After the Divorce: Who Gets to Keep “Jazz” and “Jetta”, the Beloved Family Pets?
As illustrated in our prior Blog titled “Pets and Break-ups: Is ‘Pet Custody’ the Answer?”, Canadian courts tend to view pets as “personal property”. This means that when spouses or romantic partners decide to part ways and end up in court to sort out their legal affairs, one of the issues for the court’s determination might be to decide which of them gets to keep the cherished family pet, much as it would decide who gets to keep a favourite living room couch.
Although this approach may seem inconceivable to the legions of Canadians who have a deep, emotional, and indescribable bond with their pets – one that some even liken to the bond with a child – it’s a practical (and less sentimental) approach that is well-demonstrated in a recent Ontario decision in Coates v. Dickson.
The former spouses had split acrimoniously after four years together, but had managed to resolve all of their disputes except for one: Who gets to keep the two Labrador Retriever dogs they shared, named “Jazz” and “Jetta”? The court was accordingly asked to decide.
After confirming that pets are uniformly considered property for Family Law purposes in Ontario, the court noted there are nonetheless two different, established approaches to deciding who gets to keep pets like Jazz and Jetta in these situations:
- The more traditional approach, which considers who paid for the dogs (regardless of who paid for pet care and maintenance); and
- The broader, more contemporary approach, that looks at the relationship between the former spouses and the two dogs.
As applied to the facts of the case, the court listed the following higher-level factors and principles that had to be applied when making its decision:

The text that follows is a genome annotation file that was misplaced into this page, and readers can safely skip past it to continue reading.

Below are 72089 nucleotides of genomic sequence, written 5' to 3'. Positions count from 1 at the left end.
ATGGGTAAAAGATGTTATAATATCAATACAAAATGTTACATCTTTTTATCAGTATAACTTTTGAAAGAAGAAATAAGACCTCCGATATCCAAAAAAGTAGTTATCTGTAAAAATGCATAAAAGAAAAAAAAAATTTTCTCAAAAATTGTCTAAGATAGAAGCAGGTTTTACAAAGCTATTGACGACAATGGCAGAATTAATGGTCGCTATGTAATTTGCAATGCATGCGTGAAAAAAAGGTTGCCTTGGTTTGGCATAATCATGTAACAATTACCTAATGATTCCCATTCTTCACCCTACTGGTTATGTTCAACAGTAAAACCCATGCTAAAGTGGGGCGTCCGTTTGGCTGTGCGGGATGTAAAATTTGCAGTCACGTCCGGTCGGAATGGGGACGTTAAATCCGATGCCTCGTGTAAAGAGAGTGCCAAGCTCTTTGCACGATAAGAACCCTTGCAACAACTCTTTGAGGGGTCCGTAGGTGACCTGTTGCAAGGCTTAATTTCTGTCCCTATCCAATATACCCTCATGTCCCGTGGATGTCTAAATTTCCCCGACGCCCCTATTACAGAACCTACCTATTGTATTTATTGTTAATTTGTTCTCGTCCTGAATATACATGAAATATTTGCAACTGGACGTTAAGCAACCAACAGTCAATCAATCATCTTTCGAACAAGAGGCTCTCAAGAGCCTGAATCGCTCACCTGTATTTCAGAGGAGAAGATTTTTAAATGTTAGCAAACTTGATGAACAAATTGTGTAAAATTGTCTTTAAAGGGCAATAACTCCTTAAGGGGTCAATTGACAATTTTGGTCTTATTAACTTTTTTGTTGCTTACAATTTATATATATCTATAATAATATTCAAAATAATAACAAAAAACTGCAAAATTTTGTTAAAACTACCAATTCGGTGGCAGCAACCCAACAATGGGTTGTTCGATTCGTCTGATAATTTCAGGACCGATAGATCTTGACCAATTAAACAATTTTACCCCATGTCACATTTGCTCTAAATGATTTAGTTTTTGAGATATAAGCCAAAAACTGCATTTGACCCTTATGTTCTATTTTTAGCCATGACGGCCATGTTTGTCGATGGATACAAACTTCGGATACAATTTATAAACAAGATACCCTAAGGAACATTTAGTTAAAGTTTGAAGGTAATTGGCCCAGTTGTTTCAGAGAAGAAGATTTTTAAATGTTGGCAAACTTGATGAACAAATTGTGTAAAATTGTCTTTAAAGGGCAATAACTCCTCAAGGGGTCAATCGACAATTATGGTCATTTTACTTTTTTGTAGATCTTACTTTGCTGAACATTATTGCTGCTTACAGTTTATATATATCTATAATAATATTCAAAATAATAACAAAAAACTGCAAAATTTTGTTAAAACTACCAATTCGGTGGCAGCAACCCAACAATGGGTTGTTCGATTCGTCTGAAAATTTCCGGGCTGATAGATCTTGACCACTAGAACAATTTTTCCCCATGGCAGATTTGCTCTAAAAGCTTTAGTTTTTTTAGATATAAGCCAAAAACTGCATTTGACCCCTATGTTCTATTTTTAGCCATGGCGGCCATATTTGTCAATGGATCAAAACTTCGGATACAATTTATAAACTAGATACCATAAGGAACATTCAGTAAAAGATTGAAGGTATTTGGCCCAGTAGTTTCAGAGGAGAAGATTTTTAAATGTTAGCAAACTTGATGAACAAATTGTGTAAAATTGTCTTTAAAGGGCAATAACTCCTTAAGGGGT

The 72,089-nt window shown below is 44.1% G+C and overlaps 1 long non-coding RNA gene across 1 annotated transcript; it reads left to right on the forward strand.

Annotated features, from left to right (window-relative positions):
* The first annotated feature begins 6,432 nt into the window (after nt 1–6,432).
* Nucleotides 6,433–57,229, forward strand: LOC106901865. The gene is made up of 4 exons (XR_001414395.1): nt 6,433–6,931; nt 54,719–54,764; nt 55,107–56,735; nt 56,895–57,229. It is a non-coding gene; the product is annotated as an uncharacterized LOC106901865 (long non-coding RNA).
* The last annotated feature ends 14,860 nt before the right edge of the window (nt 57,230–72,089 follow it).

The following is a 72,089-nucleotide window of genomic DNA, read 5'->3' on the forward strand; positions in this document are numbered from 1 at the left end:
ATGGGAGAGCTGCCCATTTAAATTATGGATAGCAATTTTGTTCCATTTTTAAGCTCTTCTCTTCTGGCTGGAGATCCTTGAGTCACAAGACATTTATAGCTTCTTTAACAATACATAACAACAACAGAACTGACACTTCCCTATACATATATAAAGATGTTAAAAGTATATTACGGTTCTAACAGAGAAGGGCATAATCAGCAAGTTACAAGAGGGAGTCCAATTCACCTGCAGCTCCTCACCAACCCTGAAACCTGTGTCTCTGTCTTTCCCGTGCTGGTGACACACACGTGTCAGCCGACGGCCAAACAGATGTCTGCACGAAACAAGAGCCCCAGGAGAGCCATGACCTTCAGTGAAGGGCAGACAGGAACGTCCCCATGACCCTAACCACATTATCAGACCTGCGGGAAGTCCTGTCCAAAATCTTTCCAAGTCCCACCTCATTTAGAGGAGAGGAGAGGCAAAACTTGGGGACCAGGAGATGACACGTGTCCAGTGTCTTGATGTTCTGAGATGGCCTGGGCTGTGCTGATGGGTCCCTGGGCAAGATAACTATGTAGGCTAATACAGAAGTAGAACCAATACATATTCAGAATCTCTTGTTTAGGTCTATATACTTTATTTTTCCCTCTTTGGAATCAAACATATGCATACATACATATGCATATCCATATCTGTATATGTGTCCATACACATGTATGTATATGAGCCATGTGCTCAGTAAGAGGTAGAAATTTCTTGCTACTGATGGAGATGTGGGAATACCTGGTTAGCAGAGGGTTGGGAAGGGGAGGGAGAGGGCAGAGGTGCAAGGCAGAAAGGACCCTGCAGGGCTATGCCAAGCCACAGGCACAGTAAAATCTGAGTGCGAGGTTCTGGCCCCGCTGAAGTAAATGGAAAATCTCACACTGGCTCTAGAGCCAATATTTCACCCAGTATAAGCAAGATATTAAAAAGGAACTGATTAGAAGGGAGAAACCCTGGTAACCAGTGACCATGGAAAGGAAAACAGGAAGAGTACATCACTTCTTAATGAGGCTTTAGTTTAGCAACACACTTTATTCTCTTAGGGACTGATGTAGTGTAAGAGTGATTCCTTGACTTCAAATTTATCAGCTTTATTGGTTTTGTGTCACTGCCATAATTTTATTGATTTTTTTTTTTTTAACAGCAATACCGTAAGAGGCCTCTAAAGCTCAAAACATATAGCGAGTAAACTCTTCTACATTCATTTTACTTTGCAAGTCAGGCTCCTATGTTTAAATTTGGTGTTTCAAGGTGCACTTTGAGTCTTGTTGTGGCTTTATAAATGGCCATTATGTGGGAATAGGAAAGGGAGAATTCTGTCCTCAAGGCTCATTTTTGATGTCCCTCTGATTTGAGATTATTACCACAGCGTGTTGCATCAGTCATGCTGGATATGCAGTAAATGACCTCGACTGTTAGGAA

- Under Ontario law, animals (including dogs, cats, birds, horses, etc.) are considered to be personal property;
- The dispute over the possession of Jazz and Jetta must be determined based on ownership (or agreements as to ownership), not on what is in the “best interests” of the dogs;
- The ownership (and possession) of the dogs is a question of law to be determined on the facts.
Next, since these spouses contested the two dogs’ ownership, the court had to consider these additional factors as well:
- Whether one of the spouses already owned Jazz and/or Jetta before their relationship began;
- Whether the couple had any express or implied agreement as to their ownership, either when they bought or acquired the dogs or any time after;
- The nature of the spouses’ relationship at the time Jazz and Jetta were first acquired;
- Who purchased and/or raised the dogs;
- Who exercised care and control of them;
- Who bore the burden of their care and comfort;
- Who paid for the expenses related to Jazz and Jetta’s upkeep;
- Whether at any point one of the spouses gifted one or both dogs to the other;
- What happened to the dogs after the spouses’ relationship changed; and
- Any other indicators of ownership (including evidence of agreements) that is relevant to who has or should have ownership of the dogs.
Even with this list in mind, the court admitted that making rulings on pet ownership is still more nuanced and complex than determining who owns other types of physical property. However, the court took what it called an “expansive, holistic view” of human behaviour in relationship to their pets.
Looking at all the evidence, the court ultimately ruled that in this case Jazz and Jetta were jointly owned by the couple, and that they split the related chores fairly evenly. This meant that the court was at liberty to decide how each of the two dogs should be dealt with. Although in a “perfect world” they could remain together, this situation called for a compromise which would see Jazz going to live with the wife, and Jetta going to live with the husband. The court justified this allocation by noting that Jazz was purchased as a watchdog after the couple had been the victims of a home invasion, and that the wife especially cherished Jazz’s protective qualities.
For the full text of the decision, see:
Coates v. Dickson, 2021 ONSC 992